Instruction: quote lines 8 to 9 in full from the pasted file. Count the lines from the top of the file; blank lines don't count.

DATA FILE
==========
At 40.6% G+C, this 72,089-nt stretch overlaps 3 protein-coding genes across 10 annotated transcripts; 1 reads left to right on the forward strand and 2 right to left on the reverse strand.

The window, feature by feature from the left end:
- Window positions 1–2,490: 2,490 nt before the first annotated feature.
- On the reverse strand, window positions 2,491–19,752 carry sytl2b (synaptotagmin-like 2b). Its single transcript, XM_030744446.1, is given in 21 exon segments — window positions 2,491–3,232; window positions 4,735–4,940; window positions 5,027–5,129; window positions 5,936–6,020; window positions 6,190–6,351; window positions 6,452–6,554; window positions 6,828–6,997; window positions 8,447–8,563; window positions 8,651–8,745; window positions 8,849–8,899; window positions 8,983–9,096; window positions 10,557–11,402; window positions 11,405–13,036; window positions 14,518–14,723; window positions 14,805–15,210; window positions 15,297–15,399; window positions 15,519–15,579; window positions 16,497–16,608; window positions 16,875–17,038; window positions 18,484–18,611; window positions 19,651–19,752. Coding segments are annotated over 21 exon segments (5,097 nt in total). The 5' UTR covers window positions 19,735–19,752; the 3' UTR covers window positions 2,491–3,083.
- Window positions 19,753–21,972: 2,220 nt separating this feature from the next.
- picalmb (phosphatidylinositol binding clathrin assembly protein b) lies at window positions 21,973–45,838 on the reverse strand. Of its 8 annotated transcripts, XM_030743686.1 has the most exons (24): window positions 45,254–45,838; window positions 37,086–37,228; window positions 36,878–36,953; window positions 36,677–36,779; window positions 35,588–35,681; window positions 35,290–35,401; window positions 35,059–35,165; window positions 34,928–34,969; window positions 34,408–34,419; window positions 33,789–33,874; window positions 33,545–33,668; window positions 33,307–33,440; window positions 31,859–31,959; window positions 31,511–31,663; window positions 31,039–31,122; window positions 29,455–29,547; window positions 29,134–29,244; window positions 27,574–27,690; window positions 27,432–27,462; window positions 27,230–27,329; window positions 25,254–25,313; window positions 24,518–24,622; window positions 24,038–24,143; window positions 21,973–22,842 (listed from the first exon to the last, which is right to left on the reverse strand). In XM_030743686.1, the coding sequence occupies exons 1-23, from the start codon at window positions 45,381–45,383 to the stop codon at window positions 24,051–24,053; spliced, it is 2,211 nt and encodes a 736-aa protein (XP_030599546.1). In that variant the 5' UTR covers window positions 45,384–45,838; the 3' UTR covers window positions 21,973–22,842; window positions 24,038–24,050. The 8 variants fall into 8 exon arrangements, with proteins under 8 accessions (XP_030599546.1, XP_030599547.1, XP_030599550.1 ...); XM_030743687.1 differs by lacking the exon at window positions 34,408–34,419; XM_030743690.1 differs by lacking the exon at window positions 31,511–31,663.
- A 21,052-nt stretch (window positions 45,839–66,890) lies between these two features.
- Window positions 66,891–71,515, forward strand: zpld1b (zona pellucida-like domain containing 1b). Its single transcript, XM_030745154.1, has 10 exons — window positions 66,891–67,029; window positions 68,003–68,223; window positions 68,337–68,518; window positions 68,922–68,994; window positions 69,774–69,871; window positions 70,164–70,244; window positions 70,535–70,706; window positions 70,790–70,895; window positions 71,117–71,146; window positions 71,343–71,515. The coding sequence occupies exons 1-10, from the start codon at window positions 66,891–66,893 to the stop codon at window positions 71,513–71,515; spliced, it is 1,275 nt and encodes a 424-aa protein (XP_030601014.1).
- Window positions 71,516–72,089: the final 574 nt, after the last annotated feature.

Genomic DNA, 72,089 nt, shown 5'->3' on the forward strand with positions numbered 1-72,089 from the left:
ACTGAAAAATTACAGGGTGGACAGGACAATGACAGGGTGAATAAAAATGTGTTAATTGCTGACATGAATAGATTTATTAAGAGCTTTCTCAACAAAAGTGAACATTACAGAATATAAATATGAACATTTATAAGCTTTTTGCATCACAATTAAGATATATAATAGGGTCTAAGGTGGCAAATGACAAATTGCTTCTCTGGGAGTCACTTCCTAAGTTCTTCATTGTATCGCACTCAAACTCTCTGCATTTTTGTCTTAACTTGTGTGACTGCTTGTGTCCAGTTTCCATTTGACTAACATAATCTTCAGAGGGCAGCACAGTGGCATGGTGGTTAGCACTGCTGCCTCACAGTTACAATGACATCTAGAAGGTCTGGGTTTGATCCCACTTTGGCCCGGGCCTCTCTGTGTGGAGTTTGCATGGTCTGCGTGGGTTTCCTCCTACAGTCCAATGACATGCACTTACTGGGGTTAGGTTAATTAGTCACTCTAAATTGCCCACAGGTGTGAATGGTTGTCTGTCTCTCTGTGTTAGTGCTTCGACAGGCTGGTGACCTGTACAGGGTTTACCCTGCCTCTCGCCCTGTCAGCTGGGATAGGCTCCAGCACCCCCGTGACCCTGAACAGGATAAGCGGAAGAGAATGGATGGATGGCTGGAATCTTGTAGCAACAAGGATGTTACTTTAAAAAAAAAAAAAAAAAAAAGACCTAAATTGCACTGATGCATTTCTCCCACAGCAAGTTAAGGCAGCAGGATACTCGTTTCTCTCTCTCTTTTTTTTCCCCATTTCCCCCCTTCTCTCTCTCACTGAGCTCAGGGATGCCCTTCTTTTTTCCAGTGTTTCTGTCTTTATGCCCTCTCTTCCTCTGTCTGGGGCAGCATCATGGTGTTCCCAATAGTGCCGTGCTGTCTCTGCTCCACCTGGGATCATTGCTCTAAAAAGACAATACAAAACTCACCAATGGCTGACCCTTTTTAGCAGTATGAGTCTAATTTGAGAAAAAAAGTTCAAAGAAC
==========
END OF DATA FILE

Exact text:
- Window positions 66,891–71,515, forward strand: zpld1b (zona pellucida-like domain containing 1b). Its single transcript, XM_030745154.1, has 10 exons — window positions 66,891–67,029; window positions 68,003–68,223; window positions 68,337–68,518; window positions 68,922–68,994; window positions 69,774–69,871; window positions 70,164–70,244; window positions 70,535–70,706; window positions 70,790–70,895; window positions 71,117–71,146; window positions 71,343–71,515. The coding sequence occupies exons 1-10, from the start codon at window positions 66,891–66,893 to the stop codon at window positions 71,513–71,515; spliced, it is 1,275 nt and encodes a 424-aa protein (XP_030601014.1).
- Window positions 71,516–72,089: the final 574 nt, after the last annotated feature.